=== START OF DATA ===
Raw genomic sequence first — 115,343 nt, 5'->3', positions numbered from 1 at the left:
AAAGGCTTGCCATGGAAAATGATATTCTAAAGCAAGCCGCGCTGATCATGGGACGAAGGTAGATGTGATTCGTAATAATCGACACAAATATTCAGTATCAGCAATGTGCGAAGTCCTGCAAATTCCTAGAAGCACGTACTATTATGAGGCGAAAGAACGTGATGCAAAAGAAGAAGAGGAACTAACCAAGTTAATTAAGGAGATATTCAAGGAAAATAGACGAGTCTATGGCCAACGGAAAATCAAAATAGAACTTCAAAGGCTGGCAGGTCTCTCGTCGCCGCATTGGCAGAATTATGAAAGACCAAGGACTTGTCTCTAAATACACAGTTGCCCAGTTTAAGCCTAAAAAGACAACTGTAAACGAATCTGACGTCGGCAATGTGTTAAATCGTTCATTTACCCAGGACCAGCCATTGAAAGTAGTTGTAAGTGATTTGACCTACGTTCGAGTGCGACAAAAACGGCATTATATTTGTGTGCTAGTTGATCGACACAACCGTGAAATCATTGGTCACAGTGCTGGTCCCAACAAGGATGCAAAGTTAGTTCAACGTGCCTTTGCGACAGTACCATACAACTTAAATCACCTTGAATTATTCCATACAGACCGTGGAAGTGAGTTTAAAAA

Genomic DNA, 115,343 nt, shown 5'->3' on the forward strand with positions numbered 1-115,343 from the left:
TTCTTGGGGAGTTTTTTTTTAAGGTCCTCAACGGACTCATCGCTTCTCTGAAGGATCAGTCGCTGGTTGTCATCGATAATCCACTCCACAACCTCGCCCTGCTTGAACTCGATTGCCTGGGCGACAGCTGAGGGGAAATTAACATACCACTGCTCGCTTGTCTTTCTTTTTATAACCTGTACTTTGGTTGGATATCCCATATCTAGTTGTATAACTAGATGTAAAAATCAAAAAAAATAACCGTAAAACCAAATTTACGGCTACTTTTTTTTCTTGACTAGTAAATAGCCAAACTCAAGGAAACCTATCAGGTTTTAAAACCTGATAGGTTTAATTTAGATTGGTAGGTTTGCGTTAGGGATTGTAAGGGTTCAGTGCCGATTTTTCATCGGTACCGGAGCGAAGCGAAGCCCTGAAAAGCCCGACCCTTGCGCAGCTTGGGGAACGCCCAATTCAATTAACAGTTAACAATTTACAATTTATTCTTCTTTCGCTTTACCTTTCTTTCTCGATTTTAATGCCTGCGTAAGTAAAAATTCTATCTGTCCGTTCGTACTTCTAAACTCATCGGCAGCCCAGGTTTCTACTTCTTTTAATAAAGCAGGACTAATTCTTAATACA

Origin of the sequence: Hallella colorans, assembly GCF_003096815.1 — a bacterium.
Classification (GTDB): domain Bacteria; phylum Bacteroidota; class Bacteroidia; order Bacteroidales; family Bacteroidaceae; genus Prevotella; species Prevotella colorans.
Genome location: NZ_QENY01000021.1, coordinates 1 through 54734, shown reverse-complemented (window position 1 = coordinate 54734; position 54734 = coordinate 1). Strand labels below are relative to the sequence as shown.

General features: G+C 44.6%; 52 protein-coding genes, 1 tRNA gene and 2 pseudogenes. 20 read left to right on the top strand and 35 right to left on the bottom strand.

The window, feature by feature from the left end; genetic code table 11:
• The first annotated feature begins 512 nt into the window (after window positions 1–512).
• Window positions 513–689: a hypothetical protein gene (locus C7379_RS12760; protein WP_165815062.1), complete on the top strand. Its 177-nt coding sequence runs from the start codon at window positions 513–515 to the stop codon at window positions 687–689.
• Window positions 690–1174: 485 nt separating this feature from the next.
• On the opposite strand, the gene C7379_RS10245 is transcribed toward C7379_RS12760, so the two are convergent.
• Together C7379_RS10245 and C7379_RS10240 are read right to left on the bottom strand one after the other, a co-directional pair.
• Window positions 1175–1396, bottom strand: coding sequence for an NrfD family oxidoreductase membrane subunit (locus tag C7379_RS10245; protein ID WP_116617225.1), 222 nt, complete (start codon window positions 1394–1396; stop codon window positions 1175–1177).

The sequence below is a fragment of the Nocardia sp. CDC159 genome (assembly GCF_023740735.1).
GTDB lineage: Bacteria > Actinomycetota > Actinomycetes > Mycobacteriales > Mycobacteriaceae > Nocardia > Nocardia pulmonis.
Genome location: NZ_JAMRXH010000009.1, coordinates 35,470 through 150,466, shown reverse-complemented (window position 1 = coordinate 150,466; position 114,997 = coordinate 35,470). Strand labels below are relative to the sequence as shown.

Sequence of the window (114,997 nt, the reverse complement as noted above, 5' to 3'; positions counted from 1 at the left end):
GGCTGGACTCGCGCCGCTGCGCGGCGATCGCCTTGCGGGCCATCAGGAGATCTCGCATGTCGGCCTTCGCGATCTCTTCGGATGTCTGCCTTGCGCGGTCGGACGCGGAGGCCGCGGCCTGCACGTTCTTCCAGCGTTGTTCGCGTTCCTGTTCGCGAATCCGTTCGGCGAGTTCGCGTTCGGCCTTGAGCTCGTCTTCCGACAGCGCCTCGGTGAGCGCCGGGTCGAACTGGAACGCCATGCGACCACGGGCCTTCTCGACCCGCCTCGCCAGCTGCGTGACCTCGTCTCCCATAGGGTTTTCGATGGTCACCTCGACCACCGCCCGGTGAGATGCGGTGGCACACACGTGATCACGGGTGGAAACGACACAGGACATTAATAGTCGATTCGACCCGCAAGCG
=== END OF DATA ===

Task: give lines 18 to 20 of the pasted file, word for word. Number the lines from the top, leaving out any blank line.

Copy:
Genome location: NZ_JAMRXH010000009.1, coordinates 35,470 through 150,466, shown reverse-complemented (window position 1 = coordinate 150,466; position 114,997 = coordinate 35,470). Strand labels below are relative to the sequence as shown.

Sequence of the window (114,997 nt, the reverse complement as noted above, 5' to 3'; positions counted from 1 at the left end):
GGCTGGACTCGCGCCGCTGCGCGGCGATCGCCTTGCGGGCCATCAGGAGATCTCGCATGTCGGCCTTCGCGATCTCTTCGGATGTCTGCCTTGCGCGGTCGGACGCGGAGGCCGCGGCCTGCACGTTCTTCCAGCGTTGTTCGCGTTCCTGTTCGCGAATCCGTTCGGCGAGTTCGCGTTCGGCCTTGAGCTCGTCTTCCGACAGCGCCTCGGTGAGCGCCGGGTCGAACTGGAACGCCATGCGACCACGGGCCTTCTCGACCCGCCTCGCCAGCTGCGTGACCTCGTCTCCCATAGGGTTTTCGATGGTCACCTCGACCACCGCCCGGTGAGATGCGGTGGCACACACGTGATCACGGGTGGAAACGACACAGGACATTAATAGTCGATTCGACCCGCAAGCG